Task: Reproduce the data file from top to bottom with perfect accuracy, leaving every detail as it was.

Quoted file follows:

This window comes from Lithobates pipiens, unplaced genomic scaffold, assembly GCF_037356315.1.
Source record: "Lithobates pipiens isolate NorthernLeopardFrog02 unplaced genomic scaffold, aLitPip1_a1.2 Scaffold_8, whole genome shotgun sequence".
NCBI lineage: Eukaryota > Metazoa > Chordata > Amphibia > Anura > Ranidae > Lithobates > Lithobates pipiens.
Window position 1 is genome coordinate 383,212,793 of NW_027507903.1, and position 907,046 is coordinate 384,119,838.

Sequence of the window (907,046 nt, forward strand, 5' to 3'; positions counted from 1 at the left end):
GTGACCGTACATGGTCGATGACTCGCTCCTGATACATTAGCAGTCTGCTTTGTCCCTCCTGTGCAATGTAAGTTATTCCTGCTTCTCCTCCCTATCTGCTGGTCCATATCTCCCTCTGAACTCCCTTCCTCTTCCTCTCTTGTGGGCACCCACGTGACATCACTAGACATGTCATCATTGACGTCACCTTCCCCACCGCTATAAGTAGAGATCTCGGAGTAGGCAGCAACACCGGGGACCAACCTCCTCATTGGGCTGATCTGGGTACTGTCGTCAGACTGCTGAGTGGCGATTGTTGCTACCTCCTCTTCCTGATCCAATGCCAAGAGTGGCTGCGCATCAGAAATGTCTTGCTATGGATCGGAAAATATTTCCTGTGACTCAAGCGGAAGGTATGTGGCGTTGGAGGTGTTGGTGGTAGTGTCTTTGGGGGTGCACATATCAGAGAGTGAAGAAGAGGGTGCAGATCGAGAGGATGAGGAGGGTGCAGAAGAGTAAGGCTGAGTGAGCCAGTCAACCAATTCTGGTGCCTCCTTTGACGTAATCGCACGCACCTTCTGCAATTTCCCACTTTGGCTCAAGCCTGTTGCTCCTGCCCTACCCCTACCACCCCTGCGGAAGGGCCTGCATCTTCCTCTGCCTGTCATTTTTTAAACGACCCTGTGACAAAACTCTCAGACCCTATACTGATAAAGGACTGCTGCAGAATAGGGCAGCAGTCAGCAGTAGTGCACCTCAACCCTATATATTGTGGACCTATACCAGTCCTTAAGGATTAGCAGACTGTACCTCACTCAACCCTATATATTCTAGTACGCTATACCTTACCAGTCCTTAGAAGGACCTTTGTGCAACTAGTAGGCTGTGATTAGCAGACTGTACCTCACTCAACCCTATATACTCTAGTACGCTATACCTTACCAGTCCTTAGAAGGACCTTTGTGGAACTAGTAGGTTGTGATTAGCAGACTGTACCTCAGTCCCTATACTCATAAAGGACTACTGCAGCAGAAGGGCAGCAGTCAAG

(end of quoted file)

This window comes from Lithobates pipiens, unplaced genomic scaffold, assembly GCF_037356315.1.
Source record: "Lithobates pipiens isolate NorthernLeopardFrog02 unplaced genomic scaffold, aLitPip1_a1.2 Scaffold_8, whole genome shotgun sequence".
NCBI lineage: Eukaryota > Metazoa > Chordata > Amphibia > Anura > Ranidae > Lithobates > Lithobates pipiens.
Window position 1 is genome coordinate 383,212,793 of NW_027507903.1, and position 907,046 is coordinate 384,119,838.

Sequence of the window (907,046 nt, forward strand, 5' to 3'; positions counted from 1 at the left end):
GTGACCGTACATGGTCGATGACTCGCTCCTGATACATTAGCAGTCTGCTTTGTCCCTCCTGTGCAATGTAAGTTATTCCTGCTTCTCCTCCCTATCTGCTGGTCCATATCTCCCTCTGAACTCCCTTCCTCTTCCTCTCTTGTGGGCACCCACGTGACATCACTAGACATGTCATCATTGACGTCACCTTCCCCACCGCTATAAGTAGAGATCTCGGAGTAGGCAGCAACACCGGGGACCAACCTCCTCATTGGGCTGATCTGGGTACTGTCGTCAGACTGCTGAGTGGCGATTGTTGCTACCTCCTCTTCCTGATCCAATGCCAAGAGTGGCTGCGCATCAGAAATGTCTTGCTATGGATCGGAAAATATTTCCTGTGACTCAAGCGGAAGGTATGTGGCGTTGGAGGTGTTGGTGGTAGTGTCTTTGGGGGTGCACATATCAGAGAGTGAAGAAGAGGGTGCAGATCGAGAGGATGAGGAGGGTGCAGAAGAGTAAGGCTGAGTGAGCCAGTCAACCAATTCTGGTGCCTCCTTTGACGTAATCGCACGCACCTTCTGCAATTTCCCACTTTGGCTCAAGCCTGTTGCTCCTGCCCTACCCCTACCACCCCTGCGGAAGGGCCTGCATCTTCCTCTGCCTGTCATTTTTTAAACGACCCTGTGACAAAACTCTCAGACCCTATACTGATAAAGGACTGCTGCAGAATAGGGCAGCAGTCAGCAGTAGTGCACCTCAACCCTATATATTGTGGACCTATACCAGTCCTTAAGGATTAGCAGACTGTACCTCACTCAACCCTATATATTCTAGTACGCTATACCTTACCAGTCCTTAGAAGGACCTTTGTGCAACTAGTAGGCTGTGATTAGCAGACTGTACCTCACTCAACCCTATATACTCTAGTACGCTATACCTTACCAGTCCTTAGAAGGACCTTTGTGGAACTAGTAGGTTGTGATTAGCAGACTGTACCTCAGTCCCTATACTCATAAAGGACTACTGCAGCAGAAGGGCAGCAGTCAAG